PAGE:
Leaders have been focusing on changing law and policy, but has anyone gone to their constituents and asked them to use less? Now is the time, and we can choose to make the change based on our shared humanity and compassion for one another. We don’t need legislation to implement that.
Published in the International Honors Program’s Newsletter
While studying abroad with the International Honors Program, my group had the opportunity to meet a community of waste pickers in New Delhi, India. We learned about their informal role in Delhi’s waste management system, taking recyclables from city streets, municipal collection bins, and the landfill, and sorting them for reuse. They are unrecognized in legislation, generally ignored by society, and their livelihoods are in peril as municipalities increasingly opt for privatization of waste collection and recycling.
As we were leaving the community of waste pickers back in February 2011, one woman told of the many groups that come to learn about their work, yet nothing had been done to stop the constant harassment from the police and officials, or to help secure their livelihoods. “Will you just leave too?” the woman asked.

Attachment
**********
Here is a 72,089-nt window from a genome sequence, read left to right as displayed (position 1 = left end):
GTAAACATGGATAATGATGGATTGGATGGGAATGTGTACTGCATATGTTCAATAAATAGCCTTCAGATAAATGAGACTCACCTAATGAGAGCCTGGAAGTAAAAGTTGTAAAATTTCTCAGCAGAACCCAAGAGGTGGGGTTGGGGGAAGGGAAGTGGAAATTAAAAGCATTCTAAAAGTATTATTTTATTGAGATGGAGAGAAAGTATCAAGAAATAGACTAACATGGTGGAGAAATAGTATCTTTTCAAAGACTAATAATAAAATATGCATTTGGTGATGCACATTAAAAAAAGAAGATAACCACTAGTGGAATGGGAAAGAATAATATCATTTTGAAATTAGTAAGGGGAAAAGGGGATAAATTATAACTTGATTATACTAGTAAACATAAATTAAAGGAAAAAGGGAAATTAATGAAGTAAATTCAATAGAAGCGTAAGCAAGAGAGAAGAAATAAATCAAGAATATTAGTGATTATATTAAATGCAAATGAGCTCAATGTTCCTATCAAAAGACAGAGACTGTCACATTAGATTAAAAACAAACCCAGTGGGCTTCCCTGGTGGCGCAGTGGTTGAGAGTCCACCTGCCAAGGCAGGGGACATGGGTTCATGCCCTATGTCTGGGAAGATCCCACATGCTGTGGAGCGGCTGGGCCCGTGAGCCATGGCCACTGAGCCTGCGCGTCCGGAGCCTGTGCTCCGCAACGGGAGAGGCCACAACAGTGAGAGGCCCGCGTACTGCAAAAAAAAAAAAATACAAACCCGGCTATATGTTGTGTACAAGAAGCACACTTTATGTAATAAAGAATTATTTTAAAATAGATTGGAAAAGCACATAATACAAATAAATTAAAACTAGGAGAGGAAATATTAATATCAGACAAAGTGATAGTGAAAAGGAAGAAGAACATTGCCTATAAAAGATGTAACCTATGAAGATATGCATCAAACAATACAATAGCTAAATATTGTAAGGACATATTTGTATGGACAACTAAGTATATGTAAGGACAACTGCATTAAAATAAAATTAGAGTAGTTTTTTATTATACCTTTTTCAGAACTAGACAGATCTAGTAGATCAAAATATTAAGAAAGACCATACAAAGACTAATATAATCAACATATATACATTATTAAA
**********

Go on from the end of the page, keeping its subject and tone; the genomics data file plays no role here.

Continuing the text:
Shortly before graduating from Boston University in May 2012, I emailed Kalyani Menon-Sen, our IHP country coordinator in Delhi, and she put me in touch with Shashi Pandit, founder of AIKMM, an organization of over 17,000 waste pickers in Delhi and the surrounding region. Shashi had facilitated my group’s introduction to the waste pickers while studying in Delhi.
I returned to Delhi in the fall of 2012, with the goal to film a documentary on the lives and livelihoods of waste pickers in the city. Shashi works with roughly 150 waste picker communities organizing meetings with other NGOs and officials who are interested in the waste picker’s work. Thankfully, Shashi’s extensive network and rapport with the communities has made filming far easier than I expected.